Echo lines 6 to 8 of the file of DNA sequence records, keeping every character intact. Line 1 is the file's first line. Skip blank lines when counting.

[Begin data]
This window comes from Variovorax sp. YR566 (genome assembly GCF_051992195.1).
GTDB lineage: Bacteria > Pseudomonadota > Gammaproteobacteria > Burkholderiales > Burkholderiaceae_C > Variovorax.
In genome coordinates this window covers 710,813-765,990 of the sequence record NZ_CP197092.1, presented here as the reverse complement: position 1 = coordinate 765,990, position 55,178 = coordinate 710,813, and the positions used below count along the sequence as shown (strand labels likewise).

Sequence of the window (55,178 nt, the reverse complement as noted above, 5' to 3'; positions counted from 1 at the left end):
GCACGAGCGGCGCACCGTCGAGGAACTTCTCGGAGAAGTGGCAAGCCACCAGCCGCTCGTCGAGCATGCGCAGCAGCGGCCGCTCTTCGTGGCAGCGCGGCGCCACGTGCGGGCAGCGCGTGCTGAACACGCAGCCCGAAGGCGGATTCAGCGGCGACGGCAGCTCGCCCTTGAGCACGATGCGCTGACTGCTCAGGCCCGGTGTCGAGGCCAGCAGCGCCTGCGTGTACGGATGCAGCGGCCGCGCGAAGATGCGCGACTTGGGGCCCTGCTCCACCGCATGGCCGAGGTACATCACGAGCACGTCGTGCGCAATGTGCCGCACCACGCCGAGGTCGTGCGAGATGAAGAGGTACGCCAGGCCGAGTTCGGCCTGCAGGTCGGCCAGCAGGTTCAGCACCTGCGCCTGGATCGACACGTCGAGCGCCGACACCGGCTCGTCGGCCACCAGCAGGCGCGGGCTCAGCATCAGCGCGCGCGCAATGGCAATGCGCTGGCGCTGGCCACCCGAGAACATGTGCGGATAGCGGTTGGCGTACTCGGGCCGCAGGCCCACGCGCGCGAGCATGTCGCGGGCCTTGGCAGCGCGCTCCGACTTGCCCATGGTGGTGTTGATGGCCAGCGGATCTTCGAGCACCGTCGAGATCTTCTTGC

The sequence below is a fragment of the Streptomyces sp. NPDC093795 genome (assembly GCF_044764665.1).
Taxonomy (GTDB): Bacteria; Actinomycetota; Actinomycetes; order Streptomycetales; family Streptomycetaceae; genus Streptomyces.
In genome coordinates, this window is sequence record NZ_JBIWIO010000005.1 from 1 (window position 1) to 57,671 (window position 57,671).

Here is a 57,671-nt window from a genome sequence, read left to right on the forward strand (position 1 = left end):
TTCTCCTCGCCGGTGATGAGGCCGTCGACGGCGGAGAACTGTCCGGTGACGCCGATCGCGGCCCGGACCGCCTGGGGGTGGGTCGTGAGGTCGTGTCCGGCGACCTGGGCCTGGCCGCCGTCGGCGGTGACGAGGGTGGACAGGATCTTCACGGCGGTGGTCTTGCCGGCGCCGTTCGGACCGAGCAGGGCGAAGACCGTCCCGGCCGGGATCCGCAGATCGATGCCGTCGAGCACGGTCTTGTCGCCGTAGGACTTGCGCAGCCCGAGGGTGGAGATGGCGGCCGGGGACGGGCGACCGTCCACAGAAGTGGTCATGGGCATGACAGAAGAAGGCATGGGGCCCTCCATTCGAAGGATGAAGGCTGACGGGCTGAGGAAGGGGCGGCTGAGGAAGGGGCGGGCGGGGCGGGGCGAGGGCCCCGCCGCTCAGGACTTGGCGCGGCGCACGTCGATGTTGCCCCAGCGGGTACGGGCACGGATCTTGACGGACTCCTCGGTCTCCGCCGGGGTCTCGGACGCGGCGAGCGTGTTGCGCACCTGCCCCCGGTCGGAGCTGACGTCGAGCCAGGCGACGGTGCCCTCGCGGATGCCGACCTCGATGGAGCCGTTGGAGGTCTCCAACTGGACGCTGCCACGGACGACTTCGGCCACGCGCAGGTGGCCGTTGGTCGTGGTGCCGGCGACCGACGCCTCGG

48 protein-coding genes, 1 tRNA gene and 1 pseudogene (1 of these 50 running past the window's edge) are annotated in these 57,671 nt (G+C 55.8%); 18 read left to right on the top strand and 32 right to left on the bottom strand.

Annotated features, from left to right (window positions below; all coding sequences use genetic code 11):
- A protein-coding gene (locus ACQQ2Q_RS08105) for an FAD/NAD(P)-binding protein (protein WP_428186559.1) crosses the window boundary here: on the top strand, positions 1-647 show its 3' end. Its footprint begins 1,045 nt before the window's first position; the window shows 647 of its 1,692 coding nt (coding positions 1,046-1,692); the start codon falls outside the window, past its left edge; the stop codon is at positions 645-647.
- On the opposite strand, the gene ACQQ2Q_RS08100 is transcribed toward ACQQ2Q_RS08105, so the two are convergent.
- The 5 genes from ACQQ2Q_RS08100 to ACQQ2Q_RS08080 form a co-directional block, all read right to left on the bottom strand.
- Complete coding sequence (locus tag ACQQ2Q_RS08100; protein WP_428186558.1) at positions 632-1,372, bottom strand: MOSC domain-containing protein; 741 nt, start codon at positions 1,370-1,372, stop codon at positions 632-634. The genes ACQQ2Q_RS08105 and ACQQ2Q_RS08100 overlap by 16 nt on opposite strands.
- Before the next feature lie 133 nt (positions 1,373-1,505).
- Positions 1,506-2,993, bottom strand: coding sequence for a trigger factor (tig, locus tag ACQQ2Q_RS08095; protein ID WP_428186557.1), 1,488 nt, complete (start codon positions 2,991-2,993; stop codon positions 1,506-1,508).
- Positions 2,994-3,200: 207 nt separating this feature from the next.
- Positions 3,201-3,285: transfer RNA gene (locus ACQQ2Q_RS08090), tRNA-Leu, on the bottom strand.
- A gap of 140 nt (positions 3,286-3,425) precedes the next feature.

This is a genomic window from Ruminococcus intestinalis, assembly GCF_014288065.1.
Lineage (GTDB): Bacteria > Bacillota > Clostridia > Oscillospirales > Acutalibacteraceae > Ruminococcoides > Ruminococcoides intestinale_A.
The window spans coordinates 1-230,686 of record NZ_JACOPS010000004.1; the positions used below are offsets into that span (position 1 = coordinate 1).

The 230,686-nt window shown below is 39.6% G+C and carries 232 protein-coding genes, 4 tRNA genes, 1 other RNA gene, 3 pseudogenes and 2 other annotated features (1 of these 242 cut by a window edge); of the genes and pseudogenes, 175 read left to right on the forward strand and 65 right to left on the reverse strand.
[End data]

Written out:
The sequence below is a fragment of the Streptomyces sp. NPDC093795 genome (assembly GCF_044764665.1).
Taxonomy (GTDB): Bacteria; Actinomycetota; Actinomycetes; order Streptomycetales; family Streptomycetaceae; genus Streptomyces.
In genome coordinates, this window is sequence record NZ_JBIWIO010000005.1 from 1 (window position 1) to 57,671 (window position 57,671).